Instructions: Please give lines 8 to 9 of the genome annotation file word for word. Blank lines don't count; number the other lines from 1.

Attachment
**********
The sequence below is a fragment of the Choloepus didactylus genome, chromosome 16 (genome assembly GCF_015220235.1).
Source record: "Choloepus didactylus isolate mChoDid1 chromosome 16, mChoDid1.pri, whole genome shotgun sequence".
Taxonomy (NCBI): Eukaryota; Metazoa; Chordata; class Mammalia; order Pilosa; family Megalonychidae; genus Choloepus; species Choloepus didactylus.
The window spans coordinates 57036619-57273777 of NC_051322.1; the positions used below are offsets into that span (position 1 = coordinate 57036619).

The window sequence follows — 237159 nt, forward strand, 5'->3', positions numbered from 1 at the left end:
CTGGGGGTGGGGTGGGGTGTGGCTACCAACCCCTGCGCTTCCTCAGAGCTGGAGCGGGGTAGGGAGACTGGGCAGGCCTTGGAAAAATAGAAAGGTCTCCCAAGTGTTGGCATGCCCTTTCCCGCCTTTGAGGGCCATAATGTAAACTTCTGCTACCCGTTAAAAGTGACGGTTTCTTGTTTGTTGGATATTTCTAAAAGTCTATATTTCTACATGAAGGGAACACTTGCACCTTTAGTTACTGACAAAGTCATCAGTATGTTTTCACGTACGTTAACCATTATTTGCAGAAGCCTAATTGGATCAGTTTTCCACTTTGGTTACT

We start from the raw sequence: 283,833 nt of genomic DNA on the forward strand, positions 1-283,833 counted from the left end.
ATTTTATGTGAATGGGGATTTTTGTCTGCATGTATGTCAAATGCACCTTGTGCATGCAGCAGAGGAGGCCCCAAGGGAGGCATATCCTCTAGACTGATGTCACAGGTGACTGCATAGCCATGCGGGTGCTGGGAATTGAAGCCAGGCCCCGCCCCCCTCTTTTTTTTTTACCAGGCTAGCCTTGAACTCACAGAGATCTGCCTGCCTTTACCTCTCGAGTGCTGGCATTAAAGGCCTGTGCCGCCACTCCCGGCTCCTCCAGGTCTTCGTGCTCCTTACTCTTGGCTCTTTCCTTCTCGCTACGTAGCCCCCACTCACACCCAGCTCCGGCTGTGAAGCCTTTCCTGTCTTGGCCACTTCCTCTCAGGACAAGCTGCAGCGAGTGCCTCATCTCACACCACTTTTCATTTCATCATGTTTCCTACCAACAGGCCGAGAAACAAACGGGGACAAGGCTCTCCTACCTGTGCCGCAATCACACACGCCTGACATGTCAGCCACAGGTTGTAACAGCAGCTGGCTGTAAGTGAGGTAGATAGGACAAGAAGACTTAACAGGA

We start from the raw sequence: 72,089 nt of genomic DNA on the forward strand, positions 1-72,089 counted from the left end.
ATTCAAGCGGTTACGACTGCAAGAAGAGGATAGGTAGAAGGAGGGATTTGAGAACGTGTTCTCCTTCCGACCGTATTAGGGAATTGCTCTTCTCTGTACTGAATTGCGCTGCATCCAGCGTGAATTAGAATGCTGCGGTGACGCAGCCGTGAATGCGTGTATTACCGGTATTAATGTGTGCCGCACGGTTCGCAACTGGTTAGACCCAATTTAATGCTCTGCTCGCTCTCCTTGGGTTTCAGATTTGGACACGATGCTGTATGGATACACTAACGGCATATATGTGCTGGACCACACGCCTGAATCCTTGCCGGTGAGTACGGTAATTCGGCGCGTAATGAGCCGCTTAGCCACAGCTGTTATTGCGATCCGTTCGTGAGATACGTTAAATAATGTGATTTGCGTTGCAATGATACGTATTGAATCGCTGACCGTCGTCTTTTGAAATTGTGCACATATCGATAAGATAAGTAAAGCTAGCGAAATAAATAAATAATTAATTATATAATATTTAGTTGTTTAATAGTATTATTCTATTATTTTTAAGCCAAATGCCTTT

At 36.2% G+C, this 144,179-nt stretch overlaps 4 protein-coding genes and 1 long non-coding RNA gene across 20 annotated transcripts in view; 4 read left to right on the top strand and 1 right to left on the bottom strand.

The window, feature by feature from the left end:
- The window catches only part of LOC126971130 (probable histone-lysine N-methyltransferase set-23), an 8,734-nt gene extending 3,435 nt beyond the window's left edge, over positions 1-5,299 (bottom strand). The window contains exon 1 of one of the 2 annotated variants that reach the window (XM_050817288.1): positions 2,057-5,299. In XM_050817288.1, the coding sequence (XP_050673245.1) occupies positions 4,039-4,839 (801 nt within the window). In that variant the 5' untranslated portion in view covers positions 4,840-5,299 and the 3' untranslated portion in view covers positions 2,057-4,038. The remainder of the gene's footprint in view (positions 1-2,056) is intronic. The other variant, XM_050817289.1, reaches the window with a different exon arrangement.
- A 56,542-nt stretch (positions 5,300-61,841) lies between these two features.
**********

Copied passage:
ATTTTATGTGAATGGGGATTTTTGTCTGCATGTATGTCAAATGCACCTTGTGCATGCAGCAGAGGAGGCCCCAAGGGAGGCATATCCTCTAGACTGATGTCACAGGTGACTGCATAGCCATGCGGGTGCTGGGAATTGAAGCCAGGCCCCGCCCCCCTCTTTTTTTTTTACCAGGCTAGCCTTGAACTCACAGAGATCTGCCTGCCTTTACCTCTCGAGTGCTGGCATTAAAGGCCTGTGCCGCCACTCCCGGCTCCTCCAGGTCTTCGTGCTCCTTACTCTTGGCTCTTTCCTTCTCGCTACGTAGCCCCCACTCACACCCAGCTCCGGCTGTGAAGCCTTTCCTGTCTTGGCCACTTCCTCTCAGGACAAGCTGCAGCGAGTGCCTCATCTCACACCACTTTTCATTTCATCATGTTTCCTACCAACAGGCCGAGAAACAAACGGGGACAAGGCTCTCCTACCTGTGCCGCAATCACACACGCCTGACATGTCAGCCACAGGTTGTAACAGCAGCTGGCTGTAAGTGAGGTAGATAGGACAAGAAGACTTAACAGGA

We start from the raw sequence: 72,089 nt of genomic DNA on the forward strand, positions 1-72,089 counted from the left end.